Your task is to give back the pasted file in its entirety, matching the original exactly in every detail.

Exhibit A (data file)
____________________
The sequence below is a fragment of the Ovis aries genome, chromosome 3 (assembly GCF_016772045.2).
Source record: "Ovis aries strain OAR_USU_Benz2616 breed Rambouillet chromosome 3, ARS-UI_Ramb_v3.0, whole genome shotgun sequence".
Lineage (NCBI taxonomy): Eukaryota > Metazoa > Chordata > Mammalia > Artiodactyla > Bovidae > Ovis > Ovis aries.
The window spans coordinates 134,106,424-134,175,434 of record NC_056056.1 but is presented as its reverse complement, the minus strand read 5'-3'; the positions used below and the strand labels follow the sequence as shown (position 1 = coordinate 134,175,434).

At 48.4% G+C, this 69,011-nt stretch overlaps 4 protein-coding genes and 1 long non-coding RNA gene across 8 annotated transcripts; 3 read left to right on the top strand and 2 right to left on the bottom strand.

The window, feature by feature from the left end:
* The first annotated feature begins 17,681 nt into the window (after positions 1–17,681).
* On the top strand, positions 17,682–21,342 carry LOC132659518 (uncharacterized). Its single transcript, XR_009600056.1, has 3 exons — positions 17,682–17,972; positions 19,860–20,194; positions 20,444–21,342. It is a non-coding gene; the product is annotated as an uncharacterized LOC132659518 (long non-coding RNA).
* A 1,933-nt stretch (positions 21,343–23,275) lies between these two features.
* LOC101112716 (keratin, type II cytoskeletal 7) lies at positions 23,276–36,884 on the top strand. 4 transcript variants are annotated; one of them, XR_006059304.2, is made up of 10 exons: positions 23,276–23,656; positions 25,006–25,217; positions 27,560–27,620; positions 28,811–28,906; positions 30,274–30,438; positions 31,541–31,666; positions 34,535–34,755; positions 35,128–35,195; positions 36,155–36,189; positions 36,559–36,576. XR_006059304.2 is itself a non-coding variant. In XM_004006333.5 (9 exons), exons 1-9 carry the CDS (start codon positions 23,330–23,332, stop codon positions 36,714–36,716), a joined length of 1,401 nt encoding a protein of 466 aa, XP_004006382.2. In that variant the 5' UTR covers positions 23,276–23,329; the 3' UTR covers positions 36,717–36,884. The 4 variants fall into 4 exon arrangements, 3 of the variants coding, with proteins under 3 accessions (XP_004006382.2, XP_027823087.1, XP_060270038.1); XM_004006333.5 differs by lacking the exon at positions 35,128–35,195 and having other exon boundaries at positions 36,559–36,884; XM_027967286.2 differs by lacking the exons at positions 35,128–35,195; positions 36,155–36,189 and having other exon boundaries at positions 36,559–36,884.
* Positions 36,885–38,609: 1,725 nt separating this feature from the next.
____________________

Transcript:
The sequence below is a fragment of the Ovis aries genome, chromosome 3 (assembly GCF_016772045.2).
Source record: "Ovis aries strain OAR_USU_Benz2616 breed Rambouillet chromosome 3, ARS-UI_Ramb_v3.0, whole genome shotgun sequence".
Lineage (NCBI taxonomy): Eukaryota > Metazoa > Chordata > Mammalia > Artiodactyla > Bovidae > Ovis > Ovis aries.
The window spans coordinates 134,106,424-134,175,434 of record NC_056056.1 but is presented as its reverse complement, the minus strand read 5'-3'; the positions used below and the strand labels follow the sequence as shown (position 1 = coordinate 134,175,434).

At 48.4% G+C, this 69,011-nt stretch overlaps 4 protein-coding genes and 1 long non-coding RNA gene across 8 annotated transcripts; 3 read left to right on the top strand and 2 right to left on the bottom strand.

The window, feature by feature from the left end:
* The first annotated feature begins 17,681 nt into the window (after positions 1–17,681).
* On the top strand, positions 17,682–21,342 carry LOC132659518 (uncharacterized). Its single transcript, XR_009600056.1, has 3 exons — positions 17,682–17,972; positions 19,860–20,194; positions 20,444–21,342. It is a non-coding gene; the product is annotated as an uncharacterized LOC132659518 (long non-coding RNA).
* A 1,933-nt stretch (positions 21,343–23,275) lies between these two features.
* LOC101112716 (keratin, type II cytoskeletal 7) lies at positions 23,276–36,884 on the top strand. 4 transcript variants are annotated; one of them, XR_006059304.2, is made up of 10 exons: positions 23,276–23,656; positions 25,006–25,217; positions 27,560–27,620; positions 28,811–28,906; positions 30,274–30,438; positions 31,541–31,666; positions 34,535–34,755; positions 35,128–35,195; positions 36,155–36,189; positions 36,559–36,576. XR_006059304.2 is itself a non-coding variant. In XM_004006333.5 (9 exons), exons 1-9 carry the CDS (start codon positions 23,330–23,332, stop codon positions 36,714–36,716), a joined length of 1,401 nt encoding a protein of 466 aa, XP_004006382.2. In that variant the 5' UTR covers positions 23,276–23,329; the 3' UTR covers positions 36,717–36,884. The 4 variants fall into 4 exon arrangements, 3 of the variants coding, with proteins under 3 accessions (XP_004006382.2, XP_027823087.1, XP_060270038.1); XM_004006333.5 differs by lacking the exon at positions 35,128–35,195 and having other exon boundaries at positions 36,559–36,884; XM_027967286.2 differs by lacking the exons at positions 35,128–35,195; positions 36,155–36,189 and having other exon boundaries at positions 36,559–36,884.
* Positions 36,885–38,609: 1,725 nt separating this feature from the next.